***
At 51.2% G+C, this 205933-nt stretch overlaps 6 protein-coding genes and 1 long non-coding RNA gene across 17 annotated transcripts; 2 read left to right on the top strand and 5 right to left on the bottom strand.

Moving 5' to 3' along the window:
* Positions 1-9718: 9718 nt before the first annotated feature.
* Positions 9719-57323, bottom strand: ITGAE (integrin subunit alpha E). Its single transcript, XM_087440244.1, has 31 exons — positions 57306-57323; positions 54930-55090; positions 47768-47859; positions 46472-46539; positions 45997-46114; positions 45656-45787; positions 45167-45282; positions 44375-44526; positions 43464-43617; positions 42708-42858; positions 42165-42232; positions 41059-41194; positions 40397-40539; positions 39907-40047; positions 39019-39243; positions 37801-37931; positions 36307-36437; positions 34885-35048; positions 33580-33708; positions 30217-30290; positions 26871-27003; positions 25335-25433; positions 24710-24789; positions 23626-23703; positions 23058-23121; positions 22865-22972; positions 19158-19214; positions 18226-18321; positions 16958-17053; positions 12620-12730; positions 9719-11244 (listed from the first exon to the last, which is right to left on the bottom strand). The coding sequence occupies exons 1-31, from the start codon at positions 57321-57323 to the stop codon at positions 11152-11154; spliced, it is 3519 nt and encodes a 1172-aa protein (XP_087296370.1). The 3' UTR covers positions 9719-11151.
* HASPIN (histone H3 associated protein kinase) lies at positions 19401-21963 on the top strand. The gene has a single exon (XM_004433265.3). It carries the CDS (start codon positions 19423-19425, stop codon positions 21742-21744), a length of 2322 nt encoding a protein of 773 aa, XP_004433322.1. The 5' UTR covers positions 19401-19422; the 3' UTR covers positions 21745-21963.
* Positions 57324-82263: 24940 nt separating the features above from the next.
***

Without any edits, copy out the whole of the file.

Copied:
At 51.2% G+C, this 205933-nt stretch overlaps 6 protein-coding genes and 1 long non-coding RNA gene across 17 annotated transcripts; 2 read left to right on the top strand and 5 right to left on the bottom strand.

Moving 5' to 3' along the window:
* Positions 1-9718: 9718 nt before the first annotated feature.
* Positions 9719-57323, bottom strand: ITGAE (integrin subunit alpha E). Its single transcript, XM_087440244.1, has 31 exons — positions 57306-57323; positions 54930-55090; positions 47768-47859; positions 46472-46539; positions 45997-46114; positions 45656-45787; positions 45167-45282; positions 44375-44526; positions 43464-43617; positions 42708-42858; positions 42165-42232; positions 41059-41194; positions 40397-40539; positions 39907-40047; positions 39019-39243; positions 37801-37931; positions 36307-36437; positions 34885-35048; positions 33580-33708; positions 30217-30290; positions 26871-27003; positions 25335-25433; positions 24710-24789; positions 23626-23703; positions 23058-23121; positions 22865-22972; positions 19158-19214; positions 18226-18321; positions 16958-17053; positions 12620-12730; positions 9719-11244 (listed from the first exon to the last, which is right to left on the bottom strand). The coding sequence occupies exons 1-31, from the start codon at positions 57321-57323 to the stop codon at positions 11152-11154; spliced, it is 3519 nt and encodes a 1172-aa protein (XP_087296370.1). The 3' UTR covers positions 9719-11151.
* HASPIN (histone H3 associated protein kinase) lies at positions 19401-21963 on the top strand. The gene has a single exon (XM_004433265.3). It carries the CDS (start codon positions 19423-19425, stop codon positions 21742-21744), a length of 2322 nt encoding a protein of 773 aa, XP_004433322.1. The 5' UTR covers positions 19401-19422; the 3' UTR covers positions 21745-21963.
* Positions 57324-82263: 24940 nt separating the features above from the next.